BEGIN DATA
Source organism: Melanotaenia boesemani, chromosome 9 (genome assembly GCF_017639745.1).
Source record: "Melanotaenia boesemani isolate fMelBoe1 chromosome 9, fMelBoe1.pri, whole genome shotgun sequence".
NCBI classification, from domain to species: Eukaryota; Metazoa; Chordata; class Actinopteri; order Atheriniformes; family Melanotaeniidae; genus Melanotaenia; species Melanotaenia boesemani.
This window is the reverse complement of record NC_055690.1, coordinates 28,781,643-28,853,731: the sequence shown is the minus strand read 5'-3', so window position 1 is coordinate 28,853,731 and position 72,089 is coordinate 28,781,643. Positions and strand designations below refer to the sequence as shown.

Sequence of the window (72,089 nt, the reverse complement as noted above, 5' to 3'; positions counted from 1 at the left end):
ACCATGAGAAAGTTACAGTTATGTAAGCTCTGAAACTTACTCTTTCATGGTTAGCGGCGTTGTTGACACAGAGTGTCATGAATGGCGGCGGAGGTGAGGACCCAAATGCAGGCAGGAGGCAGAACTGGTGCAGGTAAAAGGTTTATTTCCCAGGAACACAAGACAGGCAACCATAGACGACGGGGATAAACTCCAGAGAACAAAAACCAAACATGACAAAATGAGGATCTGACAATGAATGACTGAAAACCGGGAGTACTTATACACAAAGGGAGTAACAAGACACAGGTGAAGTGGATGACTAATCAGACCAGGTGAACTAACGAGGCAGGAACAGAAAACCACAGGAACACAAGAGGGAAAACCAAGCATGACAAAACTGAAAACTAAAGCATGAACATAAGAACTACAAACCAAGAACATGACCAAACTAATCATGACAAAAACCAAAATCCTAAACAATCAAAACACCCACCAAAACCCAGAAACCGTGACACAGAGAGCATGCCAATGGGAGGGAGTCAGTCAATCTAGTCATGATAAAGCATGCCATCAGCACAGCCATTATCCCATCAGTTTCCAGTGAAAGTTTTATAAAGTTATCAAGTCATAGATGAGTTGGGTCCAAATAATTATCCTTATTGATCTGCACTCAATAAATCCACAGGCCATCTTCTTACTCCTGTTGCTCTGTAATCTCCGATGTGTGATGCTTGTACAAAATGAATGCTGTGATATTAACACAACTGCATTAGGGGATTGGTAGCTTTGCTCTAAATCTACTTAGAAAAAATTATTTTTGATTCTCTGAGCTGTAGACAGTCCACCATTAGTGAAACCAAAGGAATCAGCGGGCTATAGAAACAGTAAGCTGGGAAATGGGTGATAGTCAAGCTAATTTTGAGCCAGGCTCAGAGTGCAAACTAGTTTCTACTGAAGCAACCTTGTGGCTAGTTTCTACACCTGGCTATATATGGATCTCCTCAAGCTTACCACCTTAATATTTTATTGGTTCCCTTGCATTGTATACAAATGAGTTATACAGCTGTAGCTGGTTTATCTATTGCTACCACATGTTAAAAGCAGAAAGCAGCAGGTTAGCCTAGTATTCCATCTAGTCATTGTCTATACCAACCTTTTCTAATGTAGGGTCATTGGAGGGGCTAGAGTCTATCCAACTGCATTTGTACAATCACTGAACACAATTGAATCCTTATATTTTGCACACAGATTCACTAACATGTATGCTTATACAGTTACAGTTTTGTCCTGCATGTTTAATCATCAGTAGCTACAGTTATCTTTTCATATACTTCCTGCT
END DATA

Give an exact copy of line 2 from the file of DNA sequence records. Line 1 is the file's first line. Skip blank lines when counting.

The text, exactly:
Source record: "Melanotaenia boesemani isolate fMelBoe1 chromosome 9, fMelBoe1.pri, whole genome shotgun sequence".